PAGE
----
Thinking Aloud: Happiness is Not A Given

I’ve been seeing a lot about happiness on the Interwebz lately. Who’s happy, who’s not happy, does so-and-so deserve to be happy, being happy, why you aren’t happy. (NPR has a summary of TED talks on happiness that was very enjoyable, too.)

It got me to thinking, though. Here’s the thing: I don’t believe we’re here to make ourselves happy. We aren’t really here to make anyone else happy, either, to be clear.

Happiness qua happiness is not the goal of our lives.

Now before I expand on this, let me be clear: You also don’t need to go through life being miserable, or sacrificing happiness for others. A right in the United States Constitution is the PURSUIT of happiness. So you can do things to make you feel happy (as long as your happiness doesn’t impinge on another’s life, liberty, and/or pursuit of happiness).

But happiness per se isn’t a right. Happiness isn’t a given.

Happiness is ephemeral. Fleeting. It’s not a state of permanent being.

There is nothing WRONG with happiness, or being happy, or the pursuit of happiness (again, within reason). I think it’s something that we all want, to be happy. I think if you are doing what you are supposed to be doing with your life, happiness (or peace, or contentment) is a natural result of that.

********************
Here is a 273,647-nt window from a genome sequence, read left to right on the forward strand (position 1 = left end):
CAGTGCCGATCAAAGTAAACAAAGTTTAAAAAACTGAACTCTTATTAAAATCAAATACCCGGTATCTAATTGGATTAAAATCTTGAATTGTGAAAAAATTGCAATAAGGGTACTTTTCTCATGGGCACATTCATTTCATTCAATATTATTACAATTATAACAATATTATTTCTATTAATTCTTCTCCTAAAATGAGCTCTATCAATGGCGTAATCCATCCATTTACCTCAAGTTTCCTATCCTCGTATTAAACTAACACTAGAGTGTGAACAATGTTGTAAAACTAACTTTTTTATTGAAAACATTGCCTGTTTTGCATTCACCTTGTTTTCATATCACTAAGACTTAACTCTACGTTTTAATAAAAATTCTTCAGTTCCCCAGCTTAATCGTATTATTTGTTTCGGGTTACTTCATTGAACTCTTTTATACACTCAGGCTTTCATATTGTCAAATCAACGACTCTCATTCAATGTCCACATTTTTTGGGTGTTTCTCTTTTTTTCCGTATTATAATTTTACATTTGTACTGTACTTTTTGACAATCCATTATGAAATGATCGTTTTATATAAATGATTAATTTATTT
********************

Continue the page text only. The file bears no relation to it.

I’m just saying I feel there are more important things than one’s personal happiness.

The enduring lesson of my life is something my father taught me when I was a child.

We are here to love one another.

That’s it. That’s the upshot of life.

Love one another.

Really and truly, I think that’ll make you happiest. To love, and act with love, in all its variations.

Agape: Have compassion. Be nice. To everyone.
Phileos: Love of your friends.
Storge: Love of your family.
Eros: Love of your spouse or partner.

I think that the idea that we are supposed to be happy can be very dangerous. It can leave people wondering what’s wrong with them. It can lead us to try to make other people happy (by giving them stuff, or trying to protect them from being UNhappy). It can make people suffering from grief struggle to repress the process of grieving.

I think happiness as an end is the wrong path to travel. Rather, travel the path where happiness is a side effect.

I believe that would be a path with a lot of love.

What do you think? What comes first, happiness or love? Or are they so intertwined, it doesn’t matter? Where one is the other will follow?